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How long does a landlord have to get rid of roaches in Florida?/Can I break my lease because of roaches in Florida? Part II

Posted by Debi Rumph | Sep 08, 2023 | 11 Comments

Welcome back! If you haven't read Part I of this article yet, we highly recommend you start here:  How long does a landlord have to get rid of roaches in Florida?/Can I break my lease because of roaches in Florida?  Part I. In that article, we explore whether your landlord has the obligation to get rid of the roaches.  This article assumes that the landlord has that duty.

Now, let's dive into the burning question: assuming your landlord is responsible for exterminating roaches, how long do they have to do it?: 

Deciphering the Florida Statute

Fla. Stat. s. 83.51(2)(a), is basically the rulebook for roach eviction in Florida. Unfortunately, it's a bit like trying to solve a puzzle with missing pieces. It states that landlords in dwellings other than single-family homes or duplexes must provide "reasonable provisions" for roach extermination. If the roach situation gets so bad that you need to vacate temporarily, your landlord isn't responsible for damages but must cut you some slack on rent. You're allowed to temporarily leave for a maximum of 4 days with 7 days written notice, if extermination is necessary.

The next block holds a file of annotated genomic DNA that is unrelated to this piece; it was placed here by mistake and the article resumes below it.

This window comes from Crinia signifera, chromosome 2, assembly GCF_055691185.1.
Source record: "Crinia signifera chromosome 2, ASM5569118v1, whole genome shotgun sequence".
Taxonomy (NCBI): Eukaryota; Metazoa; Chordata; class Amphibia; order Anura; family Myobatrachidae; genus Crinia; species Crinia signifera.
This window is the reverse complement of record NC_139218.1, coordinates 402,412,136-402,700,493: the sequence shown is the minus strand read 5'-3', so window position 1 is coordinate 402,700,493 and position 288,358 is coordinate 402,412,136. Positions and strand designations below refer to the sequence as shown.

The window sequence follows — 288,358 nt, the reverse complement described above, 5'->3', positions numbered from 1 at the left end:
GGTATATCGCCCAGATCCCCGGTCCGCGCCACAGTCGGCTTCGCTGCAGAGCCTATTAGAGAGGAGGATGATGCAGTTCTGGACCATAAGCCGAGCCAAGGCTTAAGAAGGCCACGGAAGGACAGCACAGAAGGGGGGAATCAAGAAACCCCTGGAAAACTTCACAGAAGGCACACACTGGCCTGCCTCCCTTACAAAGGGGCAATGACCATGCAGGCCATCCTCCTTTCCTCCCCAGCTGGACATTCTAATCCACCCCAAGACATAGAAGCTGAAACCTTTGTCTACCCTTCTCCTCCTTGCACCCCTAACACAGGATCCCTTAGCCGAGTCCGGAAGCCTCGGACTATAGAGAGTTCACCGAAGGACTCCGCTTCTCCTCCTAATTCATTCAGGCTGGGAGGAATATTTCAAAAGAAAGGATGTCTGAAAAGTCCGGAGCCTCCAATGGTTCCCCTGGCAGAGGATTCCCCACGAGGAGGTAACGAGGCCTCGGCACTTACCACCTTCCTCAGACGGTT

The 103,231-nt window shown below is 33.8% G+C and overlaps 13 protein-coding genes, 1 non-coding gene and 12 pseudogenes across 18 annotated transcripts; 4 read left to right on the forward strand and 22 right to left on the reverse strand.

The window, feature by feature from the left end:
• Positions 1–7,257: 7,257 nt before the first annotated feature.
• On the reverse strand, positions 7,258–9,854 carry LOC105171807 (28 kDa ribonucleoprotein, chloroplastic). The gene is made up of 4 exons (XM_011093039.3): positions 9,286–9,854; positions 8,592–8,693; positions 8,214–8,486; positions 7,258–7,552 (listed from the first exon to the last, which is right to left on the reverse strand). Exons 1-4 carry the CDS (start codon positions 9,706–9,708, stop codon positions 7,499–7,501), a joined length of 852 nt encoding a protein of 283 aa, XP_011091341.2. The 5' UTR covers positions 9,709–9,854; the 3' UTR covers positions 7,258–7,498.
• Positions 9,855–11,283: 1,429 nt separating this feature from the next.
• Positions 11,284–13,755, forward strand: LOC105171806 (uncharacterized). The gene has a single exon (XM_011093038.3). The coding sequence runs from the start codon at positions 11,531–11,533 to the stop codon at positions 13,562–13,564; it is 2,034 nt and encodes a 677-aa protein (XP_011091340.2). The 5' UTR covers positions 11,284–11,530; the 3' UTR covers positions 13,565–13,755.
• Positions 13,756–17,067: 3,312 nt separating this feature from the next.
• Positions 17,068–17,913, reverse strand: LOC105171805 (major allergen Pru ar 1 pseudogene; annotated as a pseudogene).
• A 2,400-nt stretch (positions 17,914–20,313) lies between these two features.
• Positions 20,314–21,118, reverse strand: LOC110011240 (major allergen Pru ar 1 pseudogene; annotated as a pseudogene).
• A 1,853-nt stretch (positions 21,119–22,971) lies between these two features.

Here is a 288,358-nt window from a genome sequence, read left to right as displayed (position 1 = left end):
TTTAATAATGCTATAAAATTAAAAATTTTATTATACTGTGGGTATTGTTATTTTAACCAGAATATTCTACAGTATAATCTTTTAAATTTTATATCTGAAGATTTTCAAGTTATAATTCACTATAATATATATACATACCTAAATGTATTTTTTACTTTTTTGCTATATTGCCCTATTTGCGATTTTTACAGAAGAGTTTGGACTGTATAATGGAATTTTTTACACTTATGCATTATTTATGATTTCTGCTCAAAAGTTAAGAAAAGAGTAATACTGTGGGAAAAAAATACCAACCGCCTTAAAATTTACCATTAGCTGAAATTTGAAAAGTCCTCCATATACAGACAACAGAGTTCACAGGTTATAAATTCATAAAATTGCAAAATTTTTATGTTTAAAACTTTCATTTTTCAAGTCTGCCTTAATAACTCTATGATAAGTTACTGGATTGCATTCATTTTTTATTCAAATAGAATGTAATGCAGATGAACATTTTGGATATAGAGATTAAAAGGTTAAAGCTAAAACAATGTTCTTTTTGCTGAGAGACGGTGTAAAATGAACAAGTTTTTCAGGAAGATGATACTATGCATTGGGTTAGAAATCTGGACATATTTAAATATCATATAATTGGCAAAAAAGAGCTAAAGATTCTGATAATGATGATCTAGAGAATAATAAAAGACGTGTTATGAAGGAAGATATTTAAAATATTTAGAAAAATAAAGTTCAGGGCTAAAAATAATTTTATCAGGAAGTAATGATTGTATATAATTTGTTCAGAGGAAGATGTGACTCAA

The Elusive Seven-Day Requirement

Now, here's where things get tricky. The statute doesn't specify when your landlord is obligated to perform pest control or when the landlord must give you a seven-day notice to vacate for extermination. Unfortunately, the statute leaves tenants with more questions than answers.

Getting Creative: Adding a Seven-Day Deadline

But don't despair! Tenants can get a bit creative here. The best-case scenario is that your landlord will have seven (7) days to deal with the roaches. How? By attempting to make Fla. Stat. s. 83.56(1) apply:


"If the landlord materially fails to comply with s. 83.51(1) or material provisions of the rental agreement within 7 days after delivery of written notice by the tenant specifying the noncompliance and indicating the intention of the tenant to terminate the rental agreement by reason thereof, the tenant may terminate the rental agreement."


By using strategic tactics, it may be possible to give your landlord a seven-day ultimatum to address the roach problem. If they do not act, you can terminate your lease and say goodbye to the landlord and the roaches.